Reata Enrolls First Patient in RTA 408 Trial for Mitochondrial Myopathies

Reata Enrolls First Patient in RTA 408 Trial for Mitochondrial Myopathies

Irving, Texas-based Reata Pharmaceuticals has just announced the enrollment of the first patient in the company’s Phase II MOTOR clinical trial. This study will seek to determine the safety, tolerability and efficacy of Reata’s experimental RTA 408 Oral Capsules as a potential treatment for mitochondrial myopathies (MM).

RTA-408 works to improve mitochondrial function by stimulating the body’s innate anti-oxidative pathways with transcription factor Nrf2. In previous studies on mice models of MM, the drug showed an ability to boost glucose uptake, fatty acid oxidation, and oxygen utilization — all signs of improved cellular metabolism.

The MOTOR trial is being conducted at multiple study sites throughout the United States and plans to enroll about 52 patients diagnosed with MM, a group of rare diseases caused by abnormalities in mitochondrial DNA. Because of these mutations, patients experience respiratory chain deficits and reduced energy production, which can lead to a wide range of health issues, including muscle weakness, fatigue and disability in different organ systems. Many mitochondrial myopathies also lead to shortened lifespan. Today, about 20,000 Americans are estimated to have some type of MM, but there are still no approved treatments for it.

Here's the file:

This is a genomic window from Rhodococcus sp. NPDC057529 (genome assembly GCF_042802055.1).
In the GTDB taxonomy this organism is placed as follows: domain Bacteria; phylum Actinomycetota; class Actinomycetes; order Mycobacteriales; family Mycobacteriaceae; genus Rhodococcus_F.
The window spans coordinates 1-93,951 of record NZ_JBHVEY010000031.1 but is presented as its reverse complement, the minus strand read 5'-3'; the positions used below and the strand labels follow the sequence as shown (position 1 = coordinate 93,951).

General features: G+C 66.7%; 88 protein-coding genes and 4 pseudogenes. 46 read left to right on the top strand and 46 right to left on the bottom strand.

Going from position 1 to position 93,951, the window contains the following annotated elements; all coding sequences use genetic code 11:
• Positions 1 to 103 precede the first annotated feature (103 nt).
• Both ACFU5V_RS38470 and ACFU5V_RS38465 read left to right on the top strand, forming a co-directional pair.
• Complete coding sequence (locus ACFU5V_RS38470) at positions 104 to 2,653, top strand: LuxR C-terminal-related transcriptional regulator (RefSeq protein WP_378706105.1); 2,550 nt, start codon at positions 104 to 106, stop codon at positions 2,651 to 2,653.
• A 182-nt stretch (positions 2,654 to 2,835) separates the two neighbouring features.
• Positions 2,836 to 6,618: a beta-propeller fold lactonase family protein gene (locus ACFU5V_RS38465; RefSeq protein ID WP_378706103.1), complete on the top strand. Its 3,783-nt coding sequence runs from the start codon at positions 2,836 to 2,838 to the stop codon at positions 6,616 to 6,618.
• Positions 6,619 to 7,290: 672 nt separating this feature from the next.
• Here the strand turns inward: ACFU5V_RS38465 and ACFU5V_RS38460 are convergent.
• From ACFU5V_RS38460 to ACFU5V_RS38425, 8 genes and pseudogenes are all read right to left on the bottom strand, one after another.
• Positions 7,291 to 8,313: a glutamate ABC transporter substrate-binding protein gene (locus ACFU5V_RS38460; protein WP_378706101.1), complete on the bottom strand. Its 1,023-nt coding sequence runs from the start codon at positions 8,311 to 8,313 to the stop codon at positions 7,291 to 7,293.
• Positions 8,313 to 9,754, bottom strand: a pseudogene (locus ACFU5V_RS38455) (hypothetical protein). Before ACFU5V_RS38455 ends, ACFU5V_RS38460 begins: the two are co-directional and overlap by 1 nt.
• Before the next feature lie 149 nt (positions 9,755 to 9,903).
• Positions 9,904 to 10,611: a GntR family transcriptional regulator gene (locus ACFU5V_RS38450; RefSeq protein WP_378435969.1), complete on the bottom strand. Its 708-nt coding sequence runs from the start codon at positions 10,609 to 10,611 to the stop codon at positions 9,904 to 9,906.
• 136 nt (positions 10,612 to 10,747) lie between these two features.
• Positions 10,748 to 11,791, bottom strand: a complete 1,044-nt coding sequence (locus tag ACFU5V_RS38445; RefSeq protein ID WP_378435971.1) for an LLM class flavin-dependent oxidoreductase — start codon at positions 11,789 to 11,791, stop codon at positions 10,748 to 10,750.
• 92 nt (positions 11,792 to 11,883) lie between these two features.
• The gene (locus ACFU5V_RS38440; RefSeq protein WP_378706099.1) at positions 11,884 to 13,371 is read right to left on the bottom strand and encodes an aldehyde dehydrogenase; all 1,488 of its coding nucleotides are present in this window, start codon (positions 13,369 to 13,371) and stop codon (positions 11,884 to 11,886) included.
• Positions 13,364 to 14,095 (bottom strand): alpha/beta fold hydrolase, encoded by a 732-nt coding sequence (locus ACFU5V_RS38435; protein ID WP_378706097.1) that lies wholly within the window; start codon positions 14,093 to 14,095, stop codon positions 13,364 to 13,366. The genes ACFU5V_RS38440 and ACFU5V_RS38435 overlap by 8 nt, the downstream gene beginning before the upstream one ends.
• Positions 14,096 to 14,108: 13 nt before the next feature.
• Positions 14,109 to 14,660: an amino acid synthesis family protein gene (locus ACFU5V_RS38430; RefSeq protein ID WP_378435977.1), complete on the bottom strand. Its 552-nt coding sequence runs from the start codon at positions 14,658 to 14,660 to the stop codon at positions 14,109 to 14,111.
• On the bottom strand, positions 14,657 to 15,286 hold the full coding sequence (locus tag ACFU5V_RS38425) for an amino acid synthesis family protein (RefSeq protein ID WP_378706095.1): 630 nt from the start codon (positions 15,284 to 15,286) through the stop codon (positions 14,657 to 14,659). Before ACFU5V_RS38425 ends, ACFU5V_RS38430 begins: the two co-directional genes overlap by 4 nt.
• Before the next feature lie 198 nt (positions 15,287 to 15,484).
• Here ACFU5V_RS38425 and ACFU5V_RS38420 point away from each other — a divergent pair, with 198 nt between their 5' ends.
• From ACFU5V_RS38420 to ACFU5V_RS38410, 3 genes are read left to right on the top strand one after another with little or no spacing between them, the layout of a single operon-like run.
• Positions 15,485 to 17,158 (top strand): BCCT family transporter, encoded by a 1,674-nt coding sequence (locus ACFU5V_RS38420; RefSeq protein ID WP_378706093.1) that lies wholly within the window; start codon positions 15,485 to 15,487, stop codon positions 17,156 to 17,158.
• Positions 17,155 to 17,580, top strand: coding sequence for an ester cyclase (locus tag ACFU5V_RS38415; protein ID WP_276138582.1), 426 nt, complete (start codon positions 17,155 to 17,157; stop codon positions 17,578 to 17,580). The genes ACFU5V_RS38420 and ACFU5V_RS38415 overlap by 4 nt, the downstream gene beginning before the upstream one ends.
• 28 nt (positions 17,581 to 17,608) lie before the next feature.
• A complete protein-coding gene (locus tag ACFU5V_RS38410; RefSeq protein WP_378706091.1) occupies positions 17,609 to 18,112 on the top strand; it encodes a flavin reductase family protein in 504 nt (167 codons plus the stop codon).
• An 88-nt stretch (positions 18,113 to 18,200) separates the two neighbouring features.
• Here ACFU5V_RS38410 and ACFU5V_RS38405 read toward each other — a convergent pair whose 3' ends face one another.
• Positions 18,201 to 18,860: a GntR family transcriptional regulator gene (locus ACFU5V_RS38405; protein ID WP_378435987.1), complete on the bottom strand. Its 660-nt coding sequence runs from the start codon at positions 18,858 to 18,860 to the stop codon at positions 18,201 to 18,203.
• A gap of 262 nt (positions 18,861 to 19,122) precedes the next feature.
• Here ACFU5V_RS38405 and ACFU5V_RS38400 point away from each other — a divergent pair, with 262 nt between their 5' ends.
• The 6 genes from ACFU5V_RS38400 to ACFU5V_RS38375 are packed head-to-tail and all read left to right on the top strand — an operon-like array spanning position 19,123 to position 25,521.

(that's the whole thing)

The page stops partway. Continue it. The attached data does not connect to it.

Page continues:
MOTOR will be evaluating RTA 408’s primary efficacy endpoint according to a change in peak workload (Watts/kg) during physical activity. As for the secondary endpoint, evaluation will be done according to patients’ performance of a 6-minute walk distance. Additionally, MOTOR will be analyzing changes in peak oxygen utilization during full exertion, as well as in the Fatigue Severity Scale.

“Emerging translational research demonstrates that activation of Nrf2 (the target of RTA 408) can improve mitochondrial function and cellular energy production.  These observations underlie our hypothesis that RTA 408 may improve exercise capacity and quality of life in patients with mitochondrial myopathies,” explained Dr. Colin Meyer, the company’s Chief Medical Officer.  “We are hopeful that RTA 408 will benefit mitochondrial myopathy patients, and we appreciate the guidance and support that Reata has received from the UMDF and the MM patient community.”

“We are very excited this trial will be underway with its first patient,” said Charles A. Mohan, Jr., Executive Director and CEO of the United Mitochondrial Disease Foundation.  “Coordination, communication and collaboration between our industry partners and our patients to promote and support clinical trials is the only way we will accelerate the development of diagnostic tools, therapies, and potential cures for mitochondrial disease.  We are pleased with the role Reata has taken in this endeavor and honored to call them a partner.  We must all remember; no patients no trials, no trials no treatments nor cures.”

To learn more about MOTOR, visit https://clinicaltrial.gov/ct2/show/NCT02255422.

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